My take pretty much follows from what something my late pastor emeritus, Dick Woodward, taught a number of years ago: The Bible is true, not simply because the Bible says it is true. Rather, the Bible is true, because it is true.

Something to think about.

For some answers as to how one might think about archaeology and Jericho, you might want to start here and here. For a 13-minute interview that Southern Baptist leader, Russell Moore, has with Andy Stanley, give this a listen:


Transgender, Intersex, and Christian Love

If you have been wrestling with, as a Christian, how you can love people who identify as transgender in some way, you owe it to yourself to view the following sermon video by Andrew Wilson, pastor of Kings Church in Eastbourne in the United Kingdom1. On the one hand, there is tremendous pressure from the wider culture today to minimize gender differentiation, and it has an impact on how the church understands issues involving men and women in church ministry, same-sex marriage, and just what it means to be a male or female person. On the other hand, there are clues in Scripture where Jesus recognizes that there are eunuchs, those who do not fit certain biological gender expectations at birth.

What does Christian love look like, when we reach out to people whose biological sex does not match their experience of gender? Justin Taylor, of The Gospel Coalition, has a great summary of Andrew Wilson’s talk:

Notes:

1. Veracity featured another, short video by Andrew Wilson last week, for you “End Times” people. 


Is the European Union the Beast of Revelation?

From across the pond….

Next week, the UK will hold a referendum on whether or not to leave the European Union. In this discussion, what fascinates me is that some Christians across the pond are concerned that the European Union is fulfilling the role of a “revived Roman empire,” as a sign of the End Times. For example, some prophecy people look upon the Euro currency as displaying a woman riding upon a wild beast, just as it is taught in Revelation 17:3.

Just a word of caution: It might be helpful to be a little bit cautious about prophecy claims that look to the newspapers for signs of fulfillment. Below is a three and a half minute video from British pastor and author Andrew Wilson, making his case for why the European Union (EU) does not line up with what you find in Revelation.1

Interestingly, this may not be much of a surprise to some people! It is important to note that there is a growing, new movement among some Christians, that Europe is not to play such a role in God’s prophetic timetable. Instead, folks like Joel Richardson are teaching that the Islamic Middle East will play that role instead.2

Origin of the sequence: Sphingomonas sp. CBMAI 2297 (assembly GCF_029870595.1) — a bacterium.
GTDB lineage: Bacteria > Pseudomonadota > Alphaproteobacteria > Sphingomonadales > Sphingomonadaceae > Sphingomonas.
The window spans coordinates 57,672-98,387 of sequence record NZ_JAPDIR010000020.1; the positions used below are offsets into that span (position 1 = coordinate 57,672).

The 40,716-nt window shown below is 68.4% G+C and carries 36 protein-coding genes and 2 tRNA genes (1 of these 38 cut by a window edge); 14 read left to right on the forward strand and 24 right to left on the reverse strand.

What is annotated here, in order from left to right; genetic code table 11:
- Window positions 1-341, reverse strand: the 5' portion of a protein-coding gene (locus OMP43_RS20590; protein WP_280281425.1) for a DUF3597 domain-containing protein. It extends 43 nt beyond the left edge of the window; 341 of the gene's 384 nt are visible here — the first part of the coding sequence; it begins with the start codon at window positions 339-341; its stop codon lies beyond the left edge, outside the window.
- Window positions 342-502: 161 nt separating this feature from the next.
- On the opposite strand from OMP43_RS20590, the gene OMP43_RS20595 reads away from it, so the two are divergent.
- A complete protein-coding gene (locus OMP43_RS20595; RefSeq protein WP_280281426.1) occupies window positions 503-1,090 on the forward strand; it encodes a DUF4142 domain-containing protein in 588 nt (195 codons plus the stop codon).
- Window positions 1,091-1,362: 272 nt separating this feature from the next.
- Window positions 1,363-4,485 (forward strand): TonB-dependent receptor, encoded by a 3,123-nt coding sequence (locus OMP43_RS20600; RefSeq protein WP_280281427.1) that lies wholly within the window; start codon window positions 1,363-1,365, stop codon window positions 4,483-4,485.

Notes:

1. I blogged about this topic before when the last Left Behind movie came out. 

2. Joel Richardson is interviewed extensively in Covenant and Controversy, a film about Israel and Christian Zionism that I highlighted in a recent blog post.


Are Baby Dedications Biblical?

Is the contemporary practice of baby dedication taught within the Bible?

Is the contemporary practice of baby dedication taught within the Bible?

Of the few people I follow on Twitter, British evangelical writer, Andrew Wilson, is right there at the top. He has the mind of a scholar and the heart of a pastor, young enough to be conversant about postmodernity, and yet wise enough to challenge me to be more humble before Scripture. In his latest blog post at Think, Wilson challenges me to consider if baby dedications, as practiced in many interdenominational churches today, are really Biblical.  His answer: They are not, but services of thanksgiving and prayers for newborns are still good ideas.

I worship in a community of faith where such baby dedications are practiced. Who is not moved when the pastor prays over a miniature human in their arms?

But it really is rather odd, if you think about it.

Consider this: Until the last thirty or forty years or so, baby dedications were rarely, if ever, practiced in any evangelical church. Why has such a novelty, with the slimmest of Biblical backing, taken off in interdenominational churches today? What Wilson does not dive into that much is summarized by his Tweet from a few months ago, “baby dedications are perhaps the most obvious symbol of credobaptist cultic deprivation.”

What I think Andrew Wilson means by that is this: Modern evangelical churches are drawn to baby dedications because they serve as a compromise solution to the long-standing baptism debate: infant baptism (paedobaptism) vs. believer’s baptism (credobaptism).  With baby dedication, it is not to be confused with baptism, while it still symbolizes the notion of bringing a child into the community, passing on the faith to the next generation (or so we hope). So, while baby dedication steps around the controversy (which is understandable), it nevertheless fails to engage the Christian to fully think through how the covenants of God work within Scripture, and how baptism is related (I stand guilty myself). So, we get a workable solution that makes peace between the differing viewpoints, but at the expense of shallowing the theological depth of our Biblical thinking in our churches.

As a first step, it might be better to rename “baby dedications” as “parent dedications” instead, as these events are more about the parents dedicating themselves to present the Gospel to their children, along with the help of the surrounding church community, and about praying to God that He would touch the hearts of those children, over the coming years, with His Word of Truth and Life. Any thoughts?